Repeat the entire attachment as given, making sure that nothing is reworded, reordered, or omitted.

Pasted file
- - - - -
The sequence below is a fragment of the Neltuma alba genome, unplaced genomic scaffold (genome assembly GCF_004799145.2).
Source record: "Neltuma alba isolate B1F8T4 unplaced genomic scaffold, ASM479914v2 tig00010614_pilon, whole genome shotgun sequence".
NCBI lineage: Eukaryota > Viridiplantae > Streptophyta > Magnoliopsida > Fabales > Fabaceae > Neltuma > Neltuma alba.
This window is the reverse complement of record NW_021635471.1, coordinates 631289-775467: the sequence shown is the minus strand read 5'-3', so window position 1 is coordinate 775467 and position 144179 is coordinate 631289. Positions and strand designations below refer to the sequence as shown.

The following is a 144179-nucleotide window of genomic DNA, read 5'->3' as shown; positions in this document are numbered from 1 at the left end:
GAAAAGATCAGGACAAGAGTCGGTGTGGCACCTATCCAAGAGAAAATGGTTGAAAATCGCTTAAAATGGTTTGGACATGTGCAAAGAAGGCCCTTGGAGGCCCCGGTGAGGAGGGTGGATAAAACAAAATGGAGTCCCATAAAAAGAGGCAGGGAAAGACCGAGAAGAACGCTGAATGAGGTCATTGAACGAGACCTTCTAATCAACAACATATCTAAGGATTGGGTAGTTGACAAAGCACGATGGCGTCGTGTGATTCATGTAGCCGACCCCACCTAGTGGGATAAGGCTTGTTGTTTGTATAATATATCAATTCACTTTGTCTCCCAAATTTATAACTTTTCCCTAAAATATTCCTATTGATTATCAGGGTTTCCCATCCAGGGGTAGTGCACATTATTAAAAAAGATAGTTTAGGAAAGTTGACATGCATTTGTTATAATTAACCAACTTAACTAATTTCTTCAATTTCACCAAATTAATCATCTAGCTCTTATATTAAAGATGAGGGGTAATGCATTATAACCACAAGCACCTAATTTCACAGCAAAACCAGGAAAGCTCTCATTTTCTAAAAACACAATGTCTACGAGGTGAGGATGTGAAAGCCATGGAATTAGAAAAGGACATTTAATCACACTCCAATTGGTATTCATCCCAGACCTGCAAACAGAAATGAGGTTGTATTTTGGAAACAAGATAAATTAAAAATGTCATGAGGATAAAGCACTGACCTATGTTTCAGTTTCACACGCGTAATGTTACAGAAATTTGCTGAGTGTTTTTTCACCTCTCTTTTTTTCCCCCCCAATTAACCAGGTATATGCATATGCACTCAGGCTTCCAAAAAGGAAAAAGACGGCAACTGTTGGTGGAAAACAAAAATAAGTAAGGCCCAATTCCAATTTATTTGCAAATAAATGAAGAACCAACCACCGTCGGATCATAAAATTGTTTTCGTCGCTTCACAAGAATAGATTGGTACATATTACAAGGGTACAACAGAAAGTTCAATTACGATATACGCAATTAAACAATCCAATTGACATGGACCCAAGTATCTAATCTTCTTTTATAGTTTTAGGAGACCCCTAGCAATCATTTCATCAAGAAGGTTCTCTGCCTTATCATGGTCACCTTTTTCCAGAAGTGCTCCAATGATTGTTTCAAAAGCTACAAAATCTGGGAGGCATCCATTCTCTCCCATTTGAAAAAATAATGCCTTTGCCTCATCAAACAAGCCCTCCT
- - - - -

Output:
The sequence below is a fragment of the Neltuma alba genome, unplaced genomic scaffold (genome assembly GCF_004799145.2).
Source record: "Neltuma alba isolate B1F8T4 unplaced genomic scaffold, ASM479914v2 tig00010614_pilon, whole genome shotgun sequence".
NCBI lineage: Eukaryota > Viridiplantae > Streptophyta > Magnoliopsida > Fabales > Fabaceae > Neltuma > Neltuma alba.
This window is the reverse complement of record NW_021635471.1, coordinates 631289-775467: the sequence shown is the minus strand read 5'-3', so window position 1 is coordinate 775467 and position 144179 is coordinate 631289. Positions and strand designations below refer to the sequence as shown.

The following is a 144179-nucleotide window of genomic DNA, read 5'->3' as shown; positions in this document are numbered from 1 at the left end:
GAAAAGATCAGGACAAGAGTCGGTGTGGCACCTATCCAAGAGAAAATGGTTGAAAATCGCTTAAAATGGTTTGGACATGTGCAAAGAAGGCCCTTGGAGGCCCCGGTGAGGAGGGTGGATAAAACAAAATGGAGTCCCATAAAAAGAGGCAGGGAAAGACCGAGAAGAACGCTGAATGAGGTCATTGAACGAGACCTTCTAATCAACAACATATCTAAGGATTGGGTAGTTGACAAAGCACGATGGCGTCGTGTGATTCATGTAGCCGACCCCACCTAGTGGGATAAGGCTTGTTGTTTGTATAATATATCAATTCACTTTGTCTCCCAAATTTATAACTTTTCCCTAAAATATTCCTATTGATTATCAGGGTTTCCCATCCAGGGGTAGTGCACATTATTAAAAAAGATAGTTTAGGAAAGTTGACATGCATTTGTTATAATTAACCAACTTAACTAATTTCTTCAATTTCACCAAATTAATCATCTAGCTCTTATATTAAAGATGAGGGGTAATGCATTATAACCACAAGCACCTAATTTCACAGCAAAACCAGGAAAGCTCTCATTTTCTAAAAACACAATGTCTACGAGGTGAGGATGTGAAAGCCATGGAATTAGAAAAGGACATTTAATCACACTCCAATTGGTATTCATCCCAGACCTGCAAACAGAAATGAGGTTGTATTTTGGAAACAAGATAAATTAAAAATGTCATGAGGATAAAGCACTGACCTATGTTTCAGTTTCACACGCGTAATGTTACAGAAATTTGCTGAGTGTTTTTTCACCTCTCTTTTTTTCCCCCCCAATTAACCAGGTATATGCATATGCACTCAGGCTTCCAAAAAGGAAAAAGACGGCAACTGTTGGTGGAAAACAAAAATAAGTAAGGCCCAATTCCAATTTATTTGCAAATAAATGAAGAACCAACCACCGTCGGATCATAAAATTGTTTTCGTCGCTTCACAAGAATAGATTGGTACATATTACAAGGGTACAACAGAAAGTTCAATTACGATATACGCAATTAAACAATCCAATTGACATGGACCCAAGTATCTAATCTTCTTTTATAGTTTTAGGAGACCCCTAGCAATCATTTCATCAAGAAGGTTCTCTGCCTTATCATGGTCACCTTTTTCCAGAAGTGCTCCAATGATTGTTTCAAAAGCTACAAAATCTGGGAGGCATCCATTCTCTCCCATTTGAAAAAATAATGCCTTTGCCTCATCAAACAAGCCCTCCT